Jan 29 (Reuters) - As the Zika virus spreads from Brazil through the Americas, so too may investor attention spread to U.S. companies developing treatments, vaccines or other products tied to the mosquito-borne disease. But resulting share price improvements may be fleeting.
With no vaccines or treatments for Zika, which has been linked to a surge in babies born with unusually small heads, a scramble is on to find ways to quell the threat.
Shares of Inovio Pharmaceuticals Inc appear to be benefiting.
The company is collaborating on a vaccine that could be ready for emergency use this year, one of the product’s lead developers said on Thursday. Inovio’s chief executive, Joseph Kim, told Reuters he believed the company was “ahead of the pack” in the race for a vaccine.
The company’s shares have risen 24 percent over the past two days, in strong trading volume.
Also in the Zika spotlight is Intrexon Corp, which recently acquired a company with a genetically modified mosquito and has touted it as a tool to combat the virus, including at an investor conference earlier this month.
Intrexon shares are down 3.4 percent so far this year, though they have held up better than the Nasdaq Biotechnology index, which is down 21 percent.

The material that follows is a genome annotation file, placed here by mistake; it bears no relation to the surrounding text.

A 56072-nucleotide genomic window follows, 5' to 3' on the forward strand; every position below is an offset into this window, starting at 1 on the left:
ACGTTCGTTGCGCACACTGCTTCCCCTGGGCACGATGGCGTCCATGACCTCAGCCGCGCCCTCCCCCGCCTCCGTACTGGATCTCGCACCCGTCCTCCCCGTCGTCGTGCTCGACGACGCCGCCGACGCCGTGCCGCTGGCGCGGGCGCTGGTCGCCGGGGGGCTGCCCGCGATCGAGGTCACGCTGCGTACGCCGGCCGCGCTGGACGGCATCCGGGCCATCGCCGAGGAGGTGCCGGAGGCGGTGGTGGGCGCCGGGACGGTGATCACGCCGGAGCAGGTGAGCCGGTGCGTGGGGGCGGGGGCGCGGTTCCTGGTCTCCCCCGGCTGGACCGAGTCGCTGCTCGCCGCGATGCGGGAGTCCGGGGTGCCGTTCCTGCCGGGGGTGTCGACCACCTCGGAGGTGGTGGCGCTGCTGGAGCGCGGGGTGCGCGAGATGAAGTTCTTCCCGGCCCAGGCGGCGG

Intrexon shares jumped 10 percent in strong volume on Thursday, when the World Health Organization warned the Zika virus was “spreading explosively” and could infect as many as 4 million people in the Americas.
The investment reaction is reminiscent of the deadly Ebola virus outbreak that began in 2014 and spread to the United States before being contained. Shares of some small companies that were developing Ebola treatments and related products soared during the frenzy over the disease, though some of the gains were short lived.
For example, shares of Tekmira Pharmaceuticals, the developer of an Ebola therapy that has since changed its name to Arbutus Biopharma Corp, soared 40 percent to nearly $30 in the days after the first U.S. patient was diagnosed with Ebola on Sept 30, 2014.
But Arbutus’ shares have not risen to such heights since then. Last July, when the company announced plans to change its name, it said it would focus on a cure for hepatitis B.
Shares of Lakeland Industries, which increased production for its protective suits, saw its shares quadruple in the fall of 2014 to as much as nearly $30 a share. Soon after the shares receded; they now trade at about $12.
Reporting by Lewis Krauskopf in New York; Editing by Leslie Adler